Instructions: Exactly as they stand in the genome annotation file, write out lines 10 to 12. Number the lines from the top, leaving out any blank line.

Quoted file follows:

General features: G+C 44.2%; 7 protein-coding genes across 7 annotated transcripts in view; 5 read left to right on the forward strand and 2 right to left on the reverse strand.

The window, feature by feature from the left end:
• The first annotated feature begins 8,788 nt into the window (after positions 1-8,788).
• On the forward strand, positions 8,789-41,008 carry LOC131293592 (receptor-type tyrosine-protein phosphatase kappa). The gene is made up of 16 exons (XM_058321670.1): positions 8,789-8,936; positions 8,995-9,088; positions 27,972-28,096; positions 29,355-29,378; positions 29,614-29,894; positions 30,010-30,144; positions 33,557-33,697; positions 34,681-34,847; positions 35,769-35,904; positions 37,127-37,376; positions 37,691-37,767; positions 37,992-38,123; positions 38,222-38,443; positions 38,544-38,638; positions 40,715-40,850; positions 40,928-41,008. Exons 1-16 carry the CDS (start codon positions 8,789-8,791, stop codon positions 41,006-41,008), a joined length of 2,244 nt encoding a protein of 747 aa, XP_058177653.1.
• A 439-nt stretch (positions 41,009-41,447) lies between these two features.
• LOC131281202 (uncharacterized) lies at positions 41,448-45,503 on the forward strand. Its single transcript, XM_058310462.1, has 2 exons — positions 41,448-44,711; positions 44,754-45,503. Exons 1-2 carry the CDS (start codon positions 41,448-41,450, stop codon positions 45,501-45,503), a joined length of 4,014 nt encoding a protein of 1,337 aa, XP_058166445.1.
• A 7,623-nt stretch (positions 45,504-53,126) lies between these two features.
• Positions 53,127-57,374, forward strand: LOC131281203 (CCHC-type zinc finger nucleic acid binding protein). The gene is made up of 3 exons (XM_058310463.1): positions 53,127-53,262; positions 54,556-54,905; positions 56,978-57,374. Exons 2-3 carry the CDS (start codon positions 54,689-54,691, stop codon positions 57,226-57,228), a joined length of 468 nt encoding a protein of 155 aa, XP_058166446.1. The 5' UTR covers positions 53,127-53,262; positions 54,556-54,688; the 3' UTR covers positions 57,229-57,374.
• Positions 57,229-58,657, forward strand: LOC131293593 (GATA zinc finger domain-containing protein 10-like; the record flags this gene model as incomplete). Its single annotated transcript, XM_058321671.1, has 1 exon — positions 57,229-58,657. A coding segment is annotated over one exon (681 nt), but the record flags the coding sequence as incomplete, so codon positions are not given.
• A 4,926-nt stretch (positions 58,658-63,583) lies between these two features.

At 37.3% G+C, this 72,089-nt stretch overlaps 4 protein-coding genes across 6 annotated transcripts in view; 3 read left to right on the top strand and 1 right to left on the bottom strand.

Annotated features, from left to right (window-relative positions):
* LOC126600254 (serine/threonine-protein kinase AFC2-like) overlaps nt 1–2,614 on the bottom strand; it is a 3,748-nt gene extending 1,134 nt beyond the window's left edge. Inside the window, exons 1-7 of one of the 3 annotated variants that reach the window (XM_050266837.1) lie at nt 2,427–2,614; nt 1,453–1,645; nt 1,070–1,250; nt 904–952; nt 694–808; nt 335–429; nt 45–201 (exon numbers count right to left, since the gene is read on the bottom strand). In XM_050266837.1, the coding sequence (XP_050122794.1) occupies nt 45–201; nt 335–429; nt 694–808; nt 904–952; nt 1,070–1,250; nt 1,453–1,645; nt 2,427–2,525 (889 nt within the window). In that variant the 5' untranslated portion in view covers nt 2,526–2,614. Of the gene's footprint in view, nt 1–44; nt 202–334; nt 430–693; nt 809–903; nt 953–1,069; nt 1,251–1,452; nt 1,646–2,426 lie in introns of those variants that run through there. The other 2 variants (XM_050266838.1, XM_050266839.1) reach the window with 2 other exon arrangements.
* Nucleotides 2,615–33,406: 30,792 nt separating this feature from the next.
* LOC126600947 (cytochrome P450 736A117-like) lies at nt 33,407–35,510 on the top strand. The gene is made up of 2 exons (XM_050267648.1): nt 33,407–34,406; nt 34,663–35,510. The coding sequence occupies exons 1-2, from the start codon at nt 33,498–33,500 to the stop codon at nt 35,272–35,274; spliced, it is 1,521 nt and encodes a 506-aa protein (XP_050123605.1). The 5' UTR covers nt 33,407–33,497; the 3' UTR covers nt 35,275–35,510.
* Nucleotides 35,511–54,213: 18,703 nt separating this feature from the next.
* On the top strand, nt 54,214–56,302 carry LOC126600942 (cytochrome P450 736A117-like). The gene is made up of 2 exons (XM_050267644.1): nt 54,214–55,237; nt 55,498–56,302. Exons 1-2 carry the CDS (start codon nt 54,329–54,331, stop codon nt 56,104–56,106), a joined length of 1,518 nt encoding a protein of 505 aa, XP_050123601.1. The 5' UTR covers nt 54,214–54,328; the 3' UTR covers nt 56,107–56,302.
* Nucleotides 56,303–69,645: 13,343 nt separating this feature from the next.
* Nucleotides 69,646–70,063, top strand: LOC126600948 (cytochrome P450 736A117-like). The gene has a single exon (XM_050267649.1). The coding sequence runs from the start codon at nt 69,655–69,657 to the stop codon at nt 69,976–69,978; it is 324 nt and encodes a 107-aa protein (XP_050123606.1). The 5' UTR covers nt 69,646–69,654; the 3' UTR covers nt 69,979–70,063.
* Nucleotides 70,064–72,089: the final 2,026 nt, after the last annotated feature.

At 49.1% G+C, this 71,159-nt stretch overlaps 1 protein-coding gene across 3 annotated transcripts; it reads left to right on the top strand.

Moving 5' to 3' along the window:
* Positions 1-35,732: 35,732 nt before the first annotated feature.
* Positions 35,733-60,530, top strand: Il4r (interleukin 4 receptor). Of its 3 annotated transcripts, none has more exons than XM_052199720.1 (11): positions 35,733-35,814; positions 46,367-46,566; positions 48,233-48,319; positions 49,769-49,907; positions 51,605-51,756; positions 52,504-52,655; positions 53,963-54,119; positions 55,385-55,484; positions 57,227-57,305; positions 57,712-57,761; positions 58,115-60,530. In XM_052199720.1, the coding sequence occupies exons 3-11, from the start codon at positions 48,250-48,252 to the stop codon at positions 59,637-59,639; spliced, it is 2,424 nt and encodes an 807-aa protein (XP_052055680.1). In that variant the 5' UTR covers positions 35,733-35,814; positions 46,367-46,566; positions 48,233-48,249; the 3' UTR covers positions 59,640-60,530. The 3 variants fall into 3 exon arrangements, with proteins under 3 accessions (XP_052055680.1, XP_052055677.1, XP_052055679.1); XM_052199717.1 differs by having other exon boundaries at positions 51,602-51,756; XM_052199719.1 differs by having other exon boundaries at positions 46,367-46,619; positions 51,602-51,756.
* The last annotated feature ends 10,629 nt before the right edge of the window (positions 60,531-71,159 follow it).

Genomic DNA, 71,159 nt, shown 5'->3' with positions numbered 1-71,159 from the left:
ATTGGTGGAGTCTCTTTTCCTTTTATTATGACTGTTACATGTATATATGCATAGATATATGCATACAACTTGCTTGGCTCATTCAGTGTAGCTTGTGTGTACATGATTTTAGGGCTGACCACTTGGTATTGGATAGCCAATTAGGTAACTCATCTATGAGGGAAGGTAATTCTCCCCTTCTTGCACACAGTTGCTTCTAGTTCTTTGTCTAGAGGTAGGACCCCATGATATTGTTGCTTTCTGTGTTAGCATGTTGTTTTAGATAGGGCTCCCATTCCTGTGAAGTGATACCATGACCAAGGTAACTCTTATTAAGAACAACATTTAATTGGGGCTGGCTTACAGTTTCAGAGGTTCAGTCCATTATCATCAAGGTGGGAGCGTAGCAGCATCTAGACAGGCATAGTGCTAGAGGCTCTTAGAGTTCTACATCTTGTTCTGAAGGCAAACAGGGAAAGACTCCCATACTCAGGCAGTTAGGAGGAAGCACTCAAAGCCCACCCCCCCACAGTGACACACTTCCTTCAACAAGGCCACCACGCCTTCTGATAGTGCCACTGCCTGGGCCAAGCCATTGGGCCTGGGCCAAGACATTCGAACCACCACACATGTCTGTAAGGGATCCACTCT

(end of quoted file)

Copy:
• A 4,926-nt stretch (positions 58,658-63,583) lies between these two features.

At 37.3% G+C, this 72,089-nt stretch overlaps 4 protein-coding genes across 6 annotated transcripts in view; 3 read left to right on the top strand and 1 right to left on the bottom strand.

Annotated features, from left to right (window-relative positions):